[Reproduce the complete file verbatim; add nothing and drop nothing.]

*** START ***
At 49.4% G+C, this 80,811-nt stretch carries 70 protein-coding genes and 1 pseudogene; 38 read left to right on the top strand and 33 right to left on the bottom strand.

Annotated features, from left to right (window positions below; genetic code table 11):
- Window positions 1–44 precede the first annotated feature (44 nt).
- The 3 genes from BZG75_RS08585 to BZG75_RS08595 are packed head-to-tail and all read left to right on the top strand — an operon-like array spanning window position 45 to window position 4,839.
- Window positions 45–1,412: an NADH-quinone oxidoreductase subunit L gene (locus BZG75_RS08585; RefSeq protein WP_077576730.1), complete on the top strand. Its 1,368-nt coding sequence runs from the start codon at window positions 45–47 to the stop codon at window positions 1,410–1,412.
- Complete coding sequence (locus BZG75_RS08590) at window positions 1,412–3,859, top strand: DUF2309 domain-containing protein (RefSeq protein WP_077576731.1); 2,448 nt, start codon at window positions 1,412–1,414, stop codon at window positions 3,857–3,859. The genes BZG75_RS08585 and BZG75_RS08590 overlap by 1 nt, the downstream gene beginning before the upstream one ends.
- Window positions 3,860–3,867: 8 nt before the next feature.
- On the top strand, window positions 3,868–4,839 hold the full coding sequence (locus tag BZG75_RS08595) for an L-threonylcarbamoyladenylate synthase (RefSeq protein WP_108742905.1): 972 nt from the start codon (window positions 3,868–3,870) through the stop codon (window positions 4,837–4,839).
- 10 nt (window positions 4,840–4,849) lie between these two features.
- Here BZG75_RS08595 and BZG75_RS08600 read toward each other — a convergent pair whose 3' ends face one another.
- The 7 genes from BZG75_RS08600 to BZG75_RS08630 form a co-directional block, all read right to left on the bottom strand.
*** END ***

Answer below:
At 49.4% G+C, this 80,811-nt stretch carries 70 protein-coding genes and 1 pseudogene; 38 read left to right on the top strand and 33 right to left on the bottom strand.

Annotated features, from left to right (window positions below; genetic code table 11):
- Window positions 1–44 precede the first annotated feature (44 nt).
- The 3 genes from BZG75_RS08585 to BZG75_RS08595 are packed head-to-tail and all read left to right on the top strand — an operon-like array spanning window position 45 to window position 4,839.
- Window positions 45–1,412: an NADH-quinone oxidoreductase subunit L gene (locus BZG75_RS08585; RefSeq protein WP_077576730.1), complete on the top strand. Its 1,368-nt coding sequence runs from the start codon at window positions 45–47 to the stop codon at window positions 1,410–1,412.
- Complete coding sequence (locus BZG75_RS08590) at window positions 1,412–3,859, top strand: DUF2309 domain-containing protein (RefSeq protein WP_077576731.1); 2,448 nt, start codon at window positions 1,412–1,414, stop codon at window positions 3,857–3,859. The genes BZG75_RS08585 and BZG75_RS08590 overlap by 1 nt, the downstream gene beginning before the upstream one ends.
- Window positions 3,860–3,867: 8 nt before the next feature.
- On the top strand, window positions 3,868–4,839 hold the full coding sequence (locus tag BZG75_RS08595) for an L-threonylcarbamoyladenylate synthase (RefSeq protein WP_108742905.1): 972 nt from the start codon (window positions 3,868–3,870) through the stop codon (window positions 4,837–4,839).
- 10 nt (window positions 4,840–4,849) lie between these two features.
- Here BZG75_RS08595 and BZG75_RS08600 read toward each other — a convergent pair whose 3' ends face one another.
- The 7 genes from BZG75_RS08600 to BZG75_RS08630 form a co-directional block, all read right to left on the bottom strand.